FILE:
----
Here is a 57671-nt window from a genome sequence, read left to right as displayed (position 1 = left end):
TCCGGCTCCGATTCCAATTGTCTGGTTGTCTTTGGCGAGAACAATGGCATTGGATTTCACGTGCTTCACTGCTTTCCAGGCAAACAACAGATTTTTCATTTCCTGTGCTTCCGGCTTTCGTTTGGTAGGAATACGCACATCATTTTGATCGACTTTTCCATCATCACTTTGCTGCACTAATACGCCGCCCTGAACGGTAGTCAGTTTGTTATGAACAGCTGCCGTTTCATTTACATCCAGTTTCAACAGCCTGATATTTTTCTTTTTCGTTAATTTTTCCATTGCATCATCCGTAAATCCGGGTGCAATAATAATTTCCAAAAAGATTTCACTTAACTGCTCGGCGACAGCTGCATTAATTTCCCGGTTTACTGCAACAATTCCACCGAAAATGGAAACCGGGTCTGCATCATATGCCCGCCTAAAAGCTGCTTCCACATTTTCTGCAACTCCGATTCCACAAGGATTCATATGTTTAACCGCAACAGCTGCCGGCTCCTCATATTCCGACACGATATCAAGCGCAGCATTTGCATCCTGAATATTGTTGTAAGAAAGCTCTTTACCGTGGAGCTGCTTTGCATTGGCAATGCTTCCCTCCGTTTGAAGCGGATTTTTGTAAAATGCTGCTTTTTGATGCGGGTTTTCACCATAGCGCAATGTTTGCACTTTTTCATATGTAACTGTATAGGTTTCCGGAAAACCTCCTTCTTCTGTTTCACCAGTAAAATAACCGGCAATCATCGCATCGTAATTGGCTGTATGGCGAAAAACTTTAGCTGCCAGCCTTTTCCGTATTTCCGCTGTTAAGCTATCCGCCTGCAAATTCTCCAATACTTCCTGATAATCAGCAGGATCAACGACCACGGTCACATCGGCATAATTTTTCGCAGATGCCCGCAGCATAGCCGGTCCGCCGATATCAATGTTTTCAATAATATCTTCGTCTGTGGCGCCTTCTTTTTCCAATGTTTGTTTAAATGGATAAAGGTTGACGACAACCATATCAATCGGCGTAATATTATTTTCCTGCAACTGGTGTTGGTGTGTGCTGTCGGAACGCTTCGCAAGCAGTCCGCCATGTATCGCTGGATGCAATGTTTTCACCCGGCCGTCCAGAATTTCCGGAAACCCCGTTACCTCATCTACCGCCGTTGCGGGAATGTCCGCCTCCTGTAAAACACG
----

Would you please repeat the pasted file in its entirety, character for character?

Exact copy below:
Here is a 57671-nt window from a genome sequence, read left to right as displayed (position 1 = left end):
TCCGGCTCCGATTCCAATTGTCTGGTTGTCTTTGGCGAGAACAATGGCATTGGATTTCACGTGCTTCACTGCTTTCCAGGCAAACAACAGATTTTTCATTTCCTGTGCTTCCGGCTTTCGTTTGGTAGGAATACGCACATCATTTTGATCGACTTTTCCATCATCACTTTGCTGCACTAATACGCCGCCCTGAACGGTAGTCAGTTTGTTATGAACAGCTGCCGTTTCATTTACATCCAGTTTCAACAGCCTGATATTTTTCTTTTTCGTTAATTTTTCCATTGCATCATCCGTAAATCCGGGTGCAATAATAATTTCCAAAAAGATTTCACTTAACTGCTCGGCGACAGCTGCATTAATTTCCCGGTTTACTGCAACAATTCCACCGAAAATGGAAACCGGGTCTGCATCATATGCCCGCCTAAAAGCTGCTTCCACATTTTCTGCAACTCCGATTCCACAAGGATTCATATGTTTAACCGCAACAGCTGCCGGCTCCTCATATTCCGACACGATATCAAGCGCAGCATTTGCATCCTGAATATTGTTGTAAGAAAGCTCTTTACCGTGGAGCTGCTTTGCATTGGCAATGCTTCCCTCCGTTTGAAGCGGATTTTTGTAAAATGCTGCTTTTTGATGCGGGTTTTCACCATAGCGCAATGTTTGCACTTTTTCATATGTAACTGTATAGGTTTCCGGAAAACCTCCTTCTTCTGTTTCACCAGTAAAATAACCGGCAATCATCGCATCGTAATTGGCTGTATGGCGAAAAACTTTAGCTGCCAGCCTTTTCCGTATTTCCGCTGTTAAGCTATCCGCCTGCAAATTCTCCAATACTTCCTGATAATCAGCAGGATCAACGACCACGGTCACATCGGCATAATTTTTCGCAGATGCCCGCAGCATAGCCGGTCCGCCGATATCAATGTTTTCAATAATATCTTCGTCTGTGGCGCCTTCTTTTTCCAATGTTTGTTTAAATGGATAAAGGTTGACGACAACCATATCAATCGGCGTAATATTATTTTCCTGCAACTGGTGTTGGTGTGTGCTGTCGGAACGCTTCGCAAGCAGTCCGCCATGTATCGCTGGATGCAATGTTTTCACCCGGCCGTCCAGAATTTCCGGAAACCCCGTTACCTCATCTACCGCCGTTGCGGGAATGTCCGCCTCCTGTAAAACACG